- A bill requiring oil and gas wells to be drilled at least 1,000 feet from nearby schools or homes in Colorado died Monday when the state House Judiciary Committee voted 8-3 to postpone indefinitely further hearings on it.
But the three-hour hearing on House Bill 1176, sponsored by Rep. Su Ryden, D-Aurora, offered the first glimpse of the broad outlines of the Legislature’s 2012 fight over oil and gas operations in Colorado, and how the state’s new Niobrara oil boom has stirred concerns along the populous Front Range.
The committee was scheduled to hear a second bill, restricting the use of open pits to hold water used during hydraulic fracturing operations, later on Monday.
Oil and gas companies have spent millions of dollars in the last few years leasing thousands of acres of mineral rights under Weld, Adams, Arapahoe, Douglas, Elbert and El Paso counties — including near communities that haven’t seen much, if any, drilling activity in years. A lease is a precursor to drilling.
And the potential for hydraulic fracturing, or fracking, in these area has drawn a lot of attention from residents and elected officials. Fracking uses water, sand and chemicals to crack open underground rock formations.
“There’s a lot of public concern about this issue,” said committee member Rep. Rhonda Fields, D-Aurora. “I’m not sure if it’s the chemicals or the fracking.”
During the hearing:
• Supporters of the bill said the 1,000-foot setback requirement was needed to protect the public’s health and safety. They also criticized the state for allowing minimum requirements to be 350 feet in urban areas, an issue the state promised to revisit when it finished the massive overhaul of Colorado oil and gas rules in 2008.
“This bill is in response to the lack of action by the COGCC [Colorado Oil & Gas Conservation Commission],” Ryden told the committee. “This boom is coming to towns and counties that never expected to see oil and gas drilling rigs coming to their back yards. I wouldn’t be sitting her today if they had done their job.”
Ryden also said her bill addressed concerns about local counties creating their own oil and gas rules, potentially creating a patchwork quilt of regulations as Colorado’s 64 counties each wrote its own regulations.
“A statewide, 1,000-foot setback would alleviate that concern,” she said.
• Opponents of the bill said Colorado’s existing rules are doing a good job, and new ones aren’t needed.
“Colorado, over time, has taken great pains to involve the local surface owner and local government, more than any other state,” Jim Cole, a lobbyist representing the Colorado Oil & Gas Association trade group, told the committee.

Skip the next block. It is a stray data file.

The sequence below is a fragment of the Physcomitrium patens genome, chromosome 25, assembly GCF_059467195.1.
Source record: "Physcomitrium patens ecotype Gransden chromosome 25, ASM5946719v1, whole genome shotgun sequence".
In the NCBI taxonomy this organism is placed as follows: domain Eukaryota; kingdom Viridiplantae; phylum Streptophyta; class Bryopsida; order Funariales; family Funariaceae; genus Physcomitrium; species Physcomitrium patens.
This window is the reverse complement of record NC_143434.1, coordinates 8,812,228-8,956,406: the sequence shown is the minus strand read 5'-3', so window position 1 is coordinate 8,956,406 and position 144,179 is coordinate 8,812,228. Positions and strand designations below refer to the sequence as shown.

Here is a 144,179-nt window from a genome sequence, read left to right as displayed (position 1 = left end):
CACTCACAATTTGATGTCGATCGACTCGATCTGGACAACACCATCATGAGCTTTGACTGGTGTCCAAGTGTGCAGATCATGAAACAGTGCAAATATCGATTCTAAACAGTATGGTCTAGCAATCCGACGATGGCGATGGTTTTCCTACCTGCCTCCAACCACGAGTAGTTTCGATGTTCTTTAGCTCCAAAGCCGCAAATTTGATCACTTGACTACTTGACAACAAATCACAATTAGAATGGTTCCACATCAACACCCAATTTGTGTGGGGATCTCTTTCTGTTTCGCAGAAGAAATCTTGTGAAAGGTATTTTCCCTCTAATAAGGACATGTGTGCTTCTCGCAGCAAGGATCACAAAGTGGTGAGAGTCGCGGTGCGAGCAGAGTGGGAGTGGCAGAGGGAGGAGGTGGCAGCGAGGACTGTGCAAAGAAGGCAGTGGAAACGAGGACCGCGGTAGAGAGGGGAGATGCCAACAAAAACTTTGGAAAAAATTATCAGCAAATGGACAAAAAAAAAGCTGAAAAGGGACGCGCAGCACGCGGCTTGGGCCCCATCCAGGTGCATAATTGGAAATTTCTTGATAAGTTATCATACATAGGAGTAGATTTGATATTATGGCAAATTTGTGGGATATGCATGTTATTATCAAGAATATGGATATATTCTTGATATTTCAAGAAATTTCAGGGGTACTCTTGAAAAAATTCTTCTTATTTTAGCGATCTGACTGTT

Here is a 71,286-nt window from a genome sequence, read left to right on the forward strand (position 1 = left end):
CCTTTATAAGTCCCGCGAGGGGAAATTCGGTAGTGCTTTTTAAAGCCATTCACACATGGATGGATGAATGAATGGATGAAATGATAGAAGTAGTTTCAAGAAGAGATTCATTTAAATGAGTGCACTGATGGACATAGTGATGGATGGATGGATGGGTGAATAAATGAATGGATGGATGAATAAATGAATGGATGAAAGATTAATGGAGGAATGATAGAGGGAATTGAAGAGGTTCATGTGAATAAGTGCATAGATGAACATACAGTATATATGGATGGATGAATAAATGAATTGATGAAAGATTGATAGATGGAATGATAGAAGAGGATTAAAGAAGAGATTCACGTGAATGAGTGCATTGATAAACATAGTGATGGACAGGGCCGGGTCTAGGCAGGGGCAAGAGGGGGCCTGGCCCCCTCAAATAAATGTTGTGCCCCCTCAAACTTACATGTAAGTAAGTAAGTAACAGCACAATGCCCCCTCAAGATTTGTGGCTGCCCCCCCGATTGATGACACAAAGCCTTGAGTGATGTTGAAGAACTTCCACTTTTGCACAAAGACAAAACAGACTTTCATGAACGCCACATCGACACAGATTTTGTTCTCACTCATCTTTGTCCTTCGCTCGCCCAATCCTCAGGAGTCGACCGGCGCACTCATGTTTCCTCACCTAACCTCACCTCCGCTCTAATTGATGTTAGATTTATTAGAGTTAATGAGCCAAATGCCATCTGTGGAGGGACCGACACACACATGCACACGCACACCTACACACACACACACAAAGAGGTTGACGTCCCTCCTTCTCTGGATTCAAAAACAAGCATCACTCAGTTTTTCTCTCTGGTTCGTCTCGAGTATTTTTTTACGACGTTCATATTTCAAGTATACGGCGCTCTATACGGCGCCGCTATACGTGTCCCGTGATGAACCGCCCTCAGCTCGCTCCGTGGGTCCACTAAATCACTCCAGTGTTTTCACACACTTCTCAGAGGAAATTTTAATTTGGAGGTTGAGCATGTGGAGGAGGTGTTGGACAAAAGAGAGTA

About 75 percent of the wells drilled in Colorado are at least 1,000 feet from any building already, and most of those buildings are rural outbuildings, such as barns and structures for water wells, said Bob Randall, deputy director of the Department of Natural Resources, which oversees the COGCC.
And the COGCC is launching a series of meetings with stakeholders, expected to start in March, to tackle the setback issue, officials said.
• And economic arguments clashed with arguments about balancing diverse needs.
“Everybody in this building is talking about jobs, jobs, jobs,” said Rep. David Balmer, R-Centennial. “I’m concerned that this bill will send another shock wave across the country that Colorado is not open for business and the oil and gas companies should look elsewhere for places to invest their money.
“Why do you want to run a bill that could be interpreted as Colorado killing jobs?” he asked Ryden.
She responded that she wanted to give the industry the certainty of knowing that there was a standard in place, and that it was a 1,000 feet setback from any home or school.
“I’d be willing to go further, but people thought that was far enough,” she said.
“This is about public safety and public health and protecting the homeowners rights on the issue,” Fields said.
- Colorado: ‘Rabble’ getting in the way of gas drilling? (summitcountyvoice.com)
- Drilling Advances Prompt Escalating Fight In Colorado (denver.cbslocal.com)
- Colorado: Big loopholes in proposed fracking regs (summitcountyvoice.com)
- Turning Wisconsin into a Fracking Sandbox (peaceandbread.com)
- Colorado: Battle brewing over fracking rules (summitcountyvoice.com)
- U.S. to require disclosure of fracking fluids on public land (reuters.com)
- Anti-Fracking Activists Poach the X Games Half Pipe Competition (thinkprogress.org)
- Leading question linked to fracking poll results (junkscience.com)